actually I remember in the 1990s (I think that's when Intel moved into the business) that Intel motherboards were the gold standard for reliability and quality (I actually still think this). The belief was/is they made the chipset, so who better to make the motherboard stable and reliable. Reply
  • mooninite - Tuesday, January 22, 2013 - link

    With the debut of solid-caps and other hardy electronics on motherboards and the addition of SOC-like Intel CPUs, the 3rd party manufacturers actually surpass the quality of Intel motherboards. Intel took its sweet time including solid-caps on their motherboards. Not to mention Intel, until recently, forbid overclocking on their motherboards.

    There is no reason, not for stability or reliability, to buy a Intel board today. You've bought into their marketing hype or FUD from 10 years ago if you still think Intel boards are the premium models. The Big Three (ASUS/Gigabyte/MSI) have the market cornered and their desktop boards are extremely reliable. Server boards? Supermicro/Tyan dominate the market.

    OEMs buy from the Big Three for their desktops and make custom designs for their servers. They won't lose any sleep either.
    Reply
  • Stahn Aileron - Tuesday, January 22, 2013 - link

    I have always been an Intel consumer because I like using reference (Intel) MBs with Intel CPUs. In fact, part of the reason I've stayed on the Intel side (despite the mistake known as the Pentium 4) is because Intel designed and manufactured their on own MBs. (I've use 855, 955, 975, P35, and P55 chipsets personally over the years since 2001). I knew with little doubt that their CPUs would work on their boards with little to no issues. All the MBs I ever owned have been rock solid. I like first-party products overall, actually.

    This kinda reminds of when ATI stopped producing abd selling their own video card designs and just let their OEM partners bring actual products to market. I was saddened back then just as I am now with this kind of announcement. (For GPUs, I've since switched to Sapphire, FYI.)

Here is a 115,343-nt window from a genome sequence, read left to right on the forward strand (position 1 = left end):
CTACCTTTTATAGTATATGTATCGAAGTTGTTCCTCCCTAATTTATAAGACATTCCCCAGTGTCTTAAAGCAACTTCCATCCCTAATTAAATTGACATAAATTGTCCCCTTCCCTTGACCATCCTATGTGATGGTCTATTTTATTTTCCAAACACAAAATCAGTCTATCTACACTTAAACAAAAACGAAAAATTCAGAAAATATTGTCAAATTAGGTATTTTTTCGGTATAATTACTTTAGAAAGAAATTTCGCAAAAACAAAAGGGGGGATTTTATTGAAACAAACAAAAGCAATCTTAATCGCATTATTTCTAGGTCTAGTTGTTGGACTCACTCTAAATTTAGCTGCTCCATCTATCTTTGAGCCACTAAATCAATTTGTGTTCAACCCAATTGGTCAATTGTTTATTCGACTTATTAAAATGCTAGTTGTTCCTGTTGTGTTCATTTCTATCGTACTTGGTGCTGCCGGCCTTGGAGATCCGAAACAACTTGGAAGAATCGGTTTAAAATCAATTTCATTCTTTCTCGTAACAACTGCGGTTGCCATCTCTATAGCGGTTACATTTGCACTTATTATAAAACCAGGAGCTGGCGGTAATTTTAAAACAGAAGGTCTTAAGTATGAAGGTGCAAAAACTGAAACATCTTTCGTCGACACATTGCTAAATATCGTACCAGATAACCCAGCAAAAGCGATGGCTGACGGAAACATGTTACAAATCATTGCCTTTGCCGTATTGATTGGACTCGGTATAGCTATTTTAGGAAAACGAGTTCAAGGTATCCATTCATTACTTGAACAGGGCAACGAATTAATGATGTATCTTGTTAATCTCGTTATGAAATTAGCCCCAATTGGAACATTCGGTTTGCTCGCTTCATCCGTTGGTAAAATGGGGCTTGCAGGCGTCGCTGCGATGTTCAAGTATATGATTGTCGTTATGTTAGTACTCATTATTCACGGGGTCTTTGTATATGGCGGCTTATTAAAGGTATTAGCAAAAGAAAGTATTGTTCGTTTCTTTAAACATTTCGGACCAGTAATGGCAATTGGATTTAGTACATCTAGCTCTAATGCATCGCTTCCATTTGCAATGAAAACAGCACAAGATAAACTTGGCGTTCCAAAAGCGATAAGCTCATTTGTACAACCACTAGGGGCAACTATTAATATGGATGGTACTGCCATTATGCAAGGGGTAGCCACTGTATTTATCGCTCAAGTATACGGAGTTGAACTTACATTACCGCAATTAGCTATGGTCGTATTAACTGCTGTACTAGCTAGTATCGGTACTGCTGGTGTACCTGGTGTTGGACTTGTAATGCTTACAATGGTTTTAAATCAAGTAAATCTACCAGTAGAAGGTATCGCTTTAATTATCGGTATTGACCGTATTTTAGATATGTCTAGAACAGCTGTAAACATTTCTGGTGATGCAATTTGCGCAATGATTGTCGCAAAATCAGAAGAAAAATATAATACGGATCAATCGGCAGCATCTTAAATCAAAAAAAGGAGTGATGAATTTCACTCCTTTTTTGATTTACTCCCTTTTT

On the other hand, I guess I should've seen this coming. Intel's consumer MB line up has been a mess ever since the LGA1366/1156 socket split for high-end vs mainstream. That split hoenstly screwed up a lot for the consumers since MBs were artifically differentiated by the weirdest availability of feature sets. (I'm also fairly pissed about the quick turnover of LGA1366/1156 with LGA2011/1155 in just one tick/tock cycle. 1366 to 2011 I can KINDA unsderstand, but what the hell drove the necessity of replacing 1156 with 1155? Was the new microarchitecture that different?) The Intel MB selection had really died down and was fairly limited since after the 9xx-series chipsets, IMHO. The mainstream boards were a little TOO basic (not much slection either) and the highend was oddly split between prosumer and enthusiast because of unique features sets not included in the other target demographic.

    Anyway, an off-topic question before I rant anymore:
    Any rumors of Intel trying to create a heterogeneous CPU using both the Core and Atom microarchitectures, similar in idea to ARM's big.LITTLE?
    Reply
  • ArtShapiro - Tuesday, January 22, 2013 - link